The LSWR was swift in its efforts to take the railway beyond Yeovil, and in under two months, services had been extended to Exeter, trains terminating at Exeter Queen Street from 19th July 1860. The 1860 works produced an independent station for the LSWR on the southern fringes of Yeovil, upon the Salisbury route, and new connections were made with the B&ER’s line. A triangular junction east of the LSWR’s new station site, which had been christened ‘’Yeovil Junction’’, was formed (later shown in diagrammatic form). The layout afforded trains travelling towards either Exeter or London direct access to the B&ER’s Hendford terminus, which itself was replaced by a new joint passenger station, Yeovil Town, on 1st June 1861. A maze of lines presented themselves here, for the triangular junction created between Salisbury and Taunton lines also straddled the single-track Broad Gauge route between Castle Cary and Weymouth. The layout was complicated further on the advent of the ‘’Clifton Maybank’’ branch, a short single-track Broad Gauge spur off the Pen Mill to Weymouth route, which terminated on the southern side of the LSWR’s Junction station. Powers for laying this branch had been secured on 25th May 1860, and the branch came into use on 3rd June 1864, its raison d’être being for the transfer of goods traffic between GWR and LSWR systems. The spur took its name from a small Dorset parish, located south of the LSWR main line, and ascended to the Junction station at a gradient of 1 in 85.
In 1870, the Salisbury to Exeter route became a double-track affair. As a prelude to the works, the eastern side of the triangular junction between the main line and Yeovil Town was eliminated on 1st January 1870, the track bed subsequently becoming a footpath. The western side of the triangle was retained for a dedicated shuttle service between Junction and Town stations. At this time, Yeovil Junction comprised an unusual layout of two island platforms separated by just a single-track: thus, a train stabled between the platforms could be accessed from either side. The central track was dedicated to the Yeovil Town shuttle service, whilst through trains were routed on the outer platform lines. The latter followed the severe curvature of the platform edges, requiring a 20 MPH to be enforced on all trains passing through. Such restrictive operating practices eventually led to inevitable station rebuilding in the following century (more of later). A trio of LSWR sidings existed immediately below the southern island platform, beyond which were the Broad Gauge tracks of the GWR’s Clifton Maybank branch. The sidings also provided a feeder to a 50-foot 1-inch turntable, positioned at the western extremity of the site, on the ‘’down’’ side of the station. Situated just to the east of this was a 50-foot-long brick-built shed, a GWR structure, which was used to transfer goods between the railway systems. Physical connections with the incoming GWR Clifton Maybank branch were possible when the line was converted to Standard Gauge over the weekend of 18th to 22nd June 1874; the branch could only be used in the daylight hours. North of the station, on the ‘’up’’ side, existed a trio of eastward-facing sidings, in addition to loop line which avoided the platforms. These were accompanied by an attractive pitched-roof goods shed, about 40-feet in length, fabricated from local stone.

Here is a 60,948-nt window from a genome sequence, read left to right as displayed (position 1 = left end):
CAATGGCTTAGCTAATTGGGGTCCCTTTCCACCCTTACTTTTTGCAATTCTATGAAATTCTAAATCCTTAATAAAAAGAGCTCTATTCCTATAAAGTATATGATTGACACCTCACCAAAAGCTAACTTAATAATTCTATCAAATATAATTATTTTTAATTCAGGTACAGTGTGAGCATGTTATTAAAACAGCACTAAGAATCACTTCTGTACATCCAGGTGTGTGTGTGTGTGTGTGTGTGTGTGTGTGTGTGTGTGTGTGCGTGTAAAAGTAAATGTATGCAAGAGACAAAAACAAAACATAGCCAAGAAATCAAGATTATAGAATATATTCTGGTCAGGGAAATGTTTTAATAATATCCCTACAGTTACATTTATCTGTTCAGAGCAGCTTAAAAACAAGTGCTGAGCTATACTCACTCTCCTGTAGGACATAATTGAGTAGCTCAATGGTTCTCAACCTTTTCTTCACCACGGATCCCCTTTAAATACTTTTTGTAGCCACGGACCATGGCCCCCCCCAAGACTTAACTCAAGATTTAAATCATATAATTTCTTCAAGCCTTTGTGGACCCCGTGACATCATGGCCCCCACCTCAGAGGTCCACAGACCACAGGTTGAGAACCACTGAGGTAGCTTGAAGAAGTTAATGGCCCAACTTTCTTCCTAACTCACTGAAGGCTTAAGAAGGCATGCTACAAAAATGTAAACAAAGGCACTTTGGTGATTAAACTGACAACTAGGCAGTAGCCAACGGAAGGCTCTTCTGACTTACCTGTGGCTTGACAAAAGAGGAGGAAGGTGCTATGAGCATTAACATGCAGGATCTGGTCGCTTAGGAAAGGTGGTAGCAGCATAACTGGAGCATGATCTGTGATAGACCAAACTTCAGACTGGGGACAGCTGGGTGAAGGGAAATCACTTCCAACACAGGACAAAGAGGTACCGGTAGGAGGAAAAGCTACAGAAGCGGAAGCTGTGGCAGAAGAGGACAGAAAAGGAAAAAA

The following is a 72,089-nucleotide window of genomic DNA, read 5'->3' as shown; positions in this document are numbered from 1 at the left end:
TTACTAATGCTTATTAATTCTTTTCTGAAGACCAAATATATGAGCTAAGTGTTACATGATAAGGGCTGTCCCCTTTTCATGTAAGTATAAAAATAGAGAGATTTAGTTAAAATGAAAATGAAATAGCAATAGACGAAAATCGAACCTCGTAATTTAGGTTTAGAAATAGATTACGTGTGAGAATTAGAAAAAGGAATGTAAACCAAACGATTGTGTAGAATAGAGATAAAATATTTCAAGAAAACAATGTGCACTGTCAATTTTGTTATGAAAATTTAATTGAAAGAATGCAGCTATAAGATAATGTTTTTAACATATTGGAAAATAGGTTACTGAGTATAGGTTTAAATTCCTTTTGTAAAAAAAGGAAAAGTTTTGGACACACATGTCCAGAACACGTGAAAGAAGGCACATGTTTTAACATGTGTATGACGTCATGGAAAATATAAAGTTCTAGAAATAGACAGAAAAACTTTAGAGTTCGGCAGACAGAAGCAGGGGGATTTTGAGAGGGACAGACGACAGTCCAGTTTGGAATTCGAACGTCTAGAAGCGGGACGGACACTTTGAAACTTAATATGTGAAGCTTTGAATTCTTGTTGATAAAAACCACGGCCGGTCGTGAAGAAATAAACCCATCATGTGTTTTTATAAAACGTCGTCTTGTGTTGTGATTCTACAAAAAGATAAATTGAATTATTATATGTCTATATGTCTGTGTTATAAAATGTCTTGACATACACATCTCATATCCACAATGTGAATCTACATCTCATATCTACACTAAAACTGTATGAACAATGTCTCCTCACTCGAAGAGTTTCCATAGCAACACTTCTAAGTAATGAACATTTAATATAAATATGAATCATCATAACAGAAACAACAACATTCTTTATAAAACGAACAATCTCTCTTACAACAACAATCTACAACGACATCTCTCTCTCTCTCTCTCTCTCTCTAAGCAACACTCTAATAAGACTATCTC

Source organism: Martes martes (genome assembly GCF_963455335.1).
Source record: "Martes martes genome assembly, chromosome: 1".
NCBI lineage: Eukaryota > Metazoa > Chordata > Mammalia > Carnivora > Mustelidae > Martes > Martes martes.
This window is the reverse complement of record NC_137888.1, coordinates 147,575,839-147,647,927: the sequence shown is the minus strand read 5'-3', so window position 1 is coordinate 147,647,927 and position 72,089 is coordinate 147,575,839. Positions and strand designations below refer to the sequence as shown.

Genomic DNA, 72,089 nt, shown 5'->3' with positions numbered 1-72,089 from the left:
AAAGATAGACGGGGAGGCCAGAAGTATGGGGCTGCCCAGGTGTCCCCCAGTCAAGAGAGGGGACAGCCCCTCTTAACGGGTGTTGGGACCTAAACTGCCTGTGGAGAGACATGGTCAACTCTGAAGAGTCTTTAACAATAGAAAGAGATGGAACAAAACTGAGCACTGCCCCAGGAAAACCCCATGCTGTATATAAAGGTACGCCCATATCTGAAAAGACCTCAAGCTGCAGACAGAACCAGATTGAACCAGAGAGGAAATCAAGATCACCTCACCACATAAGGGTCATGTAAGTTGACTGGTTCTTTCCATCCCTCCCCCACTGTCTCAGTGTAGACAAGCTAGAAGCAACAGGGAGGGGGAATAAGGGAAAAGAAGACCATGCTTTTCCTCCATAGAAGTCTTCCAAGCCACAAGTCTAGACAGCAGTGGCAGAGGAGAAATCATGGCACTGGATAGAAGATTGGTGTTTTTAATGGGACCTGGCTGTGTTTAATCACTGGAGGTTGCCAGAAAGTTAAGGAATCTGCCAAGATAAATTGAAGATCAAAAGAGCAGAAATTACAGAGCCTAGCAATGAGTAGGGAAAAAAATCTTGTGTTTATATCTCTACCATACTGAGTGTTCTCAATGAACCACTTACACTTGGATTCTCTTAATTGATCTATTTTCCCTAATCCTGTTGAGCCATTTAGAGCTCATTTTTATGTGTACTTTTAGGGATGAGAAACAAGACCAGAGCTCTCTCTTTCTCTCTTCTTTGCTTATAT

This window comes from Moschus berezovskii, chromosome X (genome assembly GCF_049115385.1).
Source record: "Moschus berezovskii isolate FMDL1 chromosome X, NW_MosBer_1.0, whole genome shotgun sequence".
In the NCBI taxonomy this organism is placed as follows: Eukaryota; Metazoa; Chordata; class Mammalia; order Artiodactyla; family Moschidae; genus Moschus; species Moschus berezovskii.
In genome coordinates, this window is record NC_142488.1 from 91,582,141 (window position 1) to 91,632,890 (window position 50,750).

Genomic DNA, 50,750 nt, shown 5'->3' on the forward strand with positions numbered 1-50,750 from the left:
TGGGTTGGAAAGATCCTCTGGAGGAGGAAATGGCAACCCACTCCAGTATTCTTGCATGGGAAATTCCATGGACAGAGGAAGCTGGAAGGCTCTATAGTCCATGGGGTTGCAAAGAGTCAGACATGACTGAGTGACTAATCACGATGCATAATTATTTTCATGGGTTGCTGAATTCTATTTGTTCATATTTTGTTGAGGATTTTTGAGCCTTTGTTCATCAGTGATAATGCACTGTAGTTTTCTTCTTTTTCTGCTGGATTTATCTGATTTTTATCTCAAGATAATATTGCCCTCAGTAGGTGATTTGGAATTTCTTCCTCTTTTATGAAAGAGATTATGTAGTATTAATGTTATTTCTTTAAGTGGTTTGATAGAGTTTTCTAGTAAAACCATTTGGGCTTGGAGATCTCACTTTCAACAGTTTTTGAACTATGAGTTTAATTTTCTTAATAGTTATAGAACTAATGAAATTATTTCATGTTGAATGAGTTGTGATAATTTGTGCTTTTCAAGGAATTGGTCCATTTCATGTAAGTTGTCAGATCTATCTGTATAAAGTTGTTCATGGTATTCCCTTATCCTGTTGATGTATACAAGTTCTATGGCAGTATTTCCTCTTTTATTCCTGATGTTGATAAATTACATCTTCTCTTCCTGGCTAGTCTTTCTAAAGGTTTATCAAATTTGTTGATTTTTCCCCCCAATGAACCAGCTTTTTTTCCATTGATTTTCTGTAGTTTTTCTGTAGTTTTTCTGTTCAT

This view of an Unrebuilt ''Battle of Britain'' Class, looking in the Exeter direction, includes the ''down'' side canopy and the southern half of the footbridge, both of which are now long gone. Beyond the footbridge, which was shortened in 1973, can be seen the water tower (marked on the above diagram), a barrow crossing across all four lines, and the ex-GWR transfer shed, the latter of which survives today. © David Glasspool Collection
A rebuilt Merchant Navy Class, wearing a Plymouth head code, is seen approaching the platforms from the London direction. The disc above the train, to the left, is sitting upon the signal gantry at the eastern end of the ''up'' island. © David Glasspool Collection
Next: the History Continues >>